Large Genomic Deletions among M. avium and M. paratuberculosis Isolates

To better analyze the hybridization signals generated from examined genomes, a Bayesian statistical principle (EBarrays package) was used to compare the hybridization signals generated from different isolates relative to the signals generated from M. avium 104 genome. The Bayesian analysis estimates the likelihood of observed differences in ORF signals for each gene between each isolate and the M. avium 104 reference strain.

FIG. 6A depicts a genome map based on M. avium sequence displaying GIs deleted in the examined strains as predicted by DNA microarrays. Inner circles denote the microarray hybridization signals for each examined genome (see legend in center). The outermost dark boxes denote the location of all GIs associated with M. avium. A large number of differences were seen among isolates, including many ORFs scattered throughout the genome.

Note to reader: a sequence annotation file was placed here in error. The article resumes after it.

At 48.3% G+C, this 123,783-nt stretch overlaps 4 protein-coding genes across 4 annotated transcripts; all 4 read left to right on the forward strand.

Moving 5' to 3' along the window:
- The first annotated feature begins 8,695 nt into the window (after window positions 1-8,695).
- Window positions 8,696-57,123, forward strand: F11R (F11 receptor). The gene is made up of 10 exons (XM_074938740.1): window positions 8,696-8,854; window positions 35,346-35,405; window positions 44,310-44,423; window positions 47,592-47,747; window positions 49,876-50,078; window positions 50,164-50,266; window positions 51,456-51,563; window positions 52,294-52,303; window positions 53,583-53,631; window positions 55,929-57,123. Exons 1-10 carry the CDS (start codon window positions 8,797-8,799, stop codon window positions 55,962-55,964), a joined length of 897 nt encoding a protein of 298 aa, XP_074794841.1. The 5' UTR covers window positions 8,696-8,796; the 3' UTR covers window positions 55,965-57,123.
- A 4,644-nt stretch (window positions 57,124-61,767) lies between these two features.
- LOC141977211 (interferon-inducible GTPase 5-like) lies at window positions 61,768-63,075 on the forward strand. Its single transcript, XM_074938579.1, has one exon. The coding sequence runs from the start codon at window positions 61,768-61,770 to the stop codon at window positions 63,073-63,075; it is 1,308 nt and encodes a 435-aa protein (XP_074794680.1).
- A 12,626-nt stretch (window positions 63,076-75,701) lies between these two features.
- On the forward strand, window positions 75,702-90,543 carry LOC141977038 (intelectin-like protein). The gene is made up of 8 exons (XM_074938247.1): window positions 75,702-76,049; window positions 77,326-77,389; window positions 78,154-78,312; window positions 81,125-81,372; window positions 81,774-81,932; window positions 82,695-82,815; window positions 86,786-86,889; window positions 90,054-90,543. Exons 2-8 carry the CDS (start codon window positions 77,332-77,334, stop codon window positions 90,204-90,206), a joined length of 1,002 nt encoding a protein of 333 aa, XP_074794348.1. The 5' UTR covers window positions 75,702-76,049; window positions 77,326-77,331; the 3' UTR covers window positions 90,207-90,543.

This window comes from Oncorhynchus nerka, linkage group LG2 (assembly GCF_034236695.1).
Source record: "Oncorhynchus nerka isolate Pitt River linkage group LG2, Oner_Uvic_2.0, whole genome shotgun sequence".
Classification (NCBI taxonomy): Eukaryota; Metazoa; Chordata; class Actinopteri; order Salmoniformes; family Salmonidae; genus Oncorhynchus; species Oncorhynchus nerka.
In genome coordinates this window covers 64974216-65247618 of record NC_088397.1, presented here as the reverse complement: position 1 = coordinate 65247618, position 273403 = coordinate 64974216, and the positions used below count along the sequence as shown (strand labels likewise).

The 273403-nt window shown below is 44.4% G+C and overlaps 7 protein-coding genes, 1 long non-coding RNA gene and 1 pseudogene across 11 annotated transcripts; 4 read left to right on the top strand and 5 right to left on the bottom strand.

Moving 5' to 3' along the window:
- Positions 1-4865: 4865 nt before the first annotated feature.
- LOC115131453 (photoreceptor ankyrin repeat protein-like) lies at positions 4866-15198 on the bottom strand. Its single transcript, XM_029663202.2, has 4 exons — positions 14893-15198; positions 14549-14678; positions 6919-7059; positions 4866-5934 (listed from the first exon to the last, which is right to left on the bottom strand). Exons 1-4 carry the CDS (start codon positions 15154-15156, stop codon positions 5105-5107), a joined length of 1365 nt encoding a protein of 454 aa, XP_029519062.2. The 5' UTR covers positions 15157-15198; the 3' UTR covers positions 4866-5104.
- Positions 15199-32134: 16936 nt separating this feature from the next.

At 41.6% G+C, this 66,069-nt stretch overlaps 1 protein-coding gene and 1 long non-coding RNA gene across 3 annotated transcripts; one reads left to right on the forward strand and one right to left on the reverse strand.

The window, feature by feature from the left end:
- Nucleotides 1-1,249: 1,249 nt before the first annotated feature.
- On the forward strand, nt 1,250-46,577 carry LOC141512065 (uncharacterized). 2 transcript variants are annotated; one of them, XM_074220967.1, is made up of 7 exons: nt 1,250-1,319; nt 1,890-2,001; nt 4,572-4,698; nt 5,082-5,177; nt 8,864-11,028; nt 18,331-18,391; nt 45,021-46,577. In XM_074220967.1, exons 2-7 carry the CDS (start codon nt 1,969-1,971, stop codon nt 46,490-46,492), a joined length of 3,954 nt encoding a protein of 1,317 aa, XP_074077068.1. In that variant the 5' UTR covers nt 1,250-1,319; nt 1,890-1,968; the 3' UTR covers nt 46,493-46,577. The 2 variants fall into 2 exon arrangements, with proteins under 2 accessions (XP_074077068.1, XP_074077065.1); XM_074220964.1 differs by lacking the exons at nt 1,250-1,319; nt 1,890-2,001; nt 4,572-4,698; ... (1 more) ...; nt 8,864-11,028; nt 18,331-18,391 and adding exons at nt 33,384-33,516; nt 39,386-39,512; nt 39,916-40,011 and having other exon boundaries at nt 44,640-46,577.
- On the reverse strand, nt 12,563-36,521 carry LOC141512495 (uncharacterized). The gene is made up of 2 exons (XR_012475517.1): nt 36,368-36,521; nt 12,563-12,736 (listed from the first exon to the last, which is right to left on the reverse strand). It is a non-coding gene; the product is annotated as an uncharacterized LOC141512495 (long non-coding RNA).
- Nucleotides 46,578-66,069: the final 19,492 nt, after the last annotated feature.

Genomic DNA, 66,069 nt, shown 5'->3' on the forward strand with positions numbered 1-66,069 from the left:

PCR and sequencing were used to confirm deletions identified by microarrays. FIG. 6B depicts a diagram illustrating the PCR and sequence-based strategy implemented to verify the genomic deletions. Three primers for each island were designed including a forward (F) and 2 reverse primers. When regions included 3 or more consecutive ORFs, they were defined as a genomic island (GI) regardless of the size. Applying such criterion for genomic islands (GIs), 24 islands were present in M. avium 104 but absent from all M. paratuberculosis isolates, regardless of the source of the M. paratuberculosis isolates (animal or human). The GIs ranged in size from 3 to 196 Kb (Table 7) with a total of 846 Kb encoding 759 ORFs. Interestingly, a clinical strain of M. avium (JTC981) was also missing 7 GIs (nearly 518 Kb) in common with all M. paratuberculosis isolates, in addition to the partial absence of 5 other GIs. This variability indicated a wide-spectrum of genomic diversity among M. avium strains that was not evident among M. paratuberculosis isolates.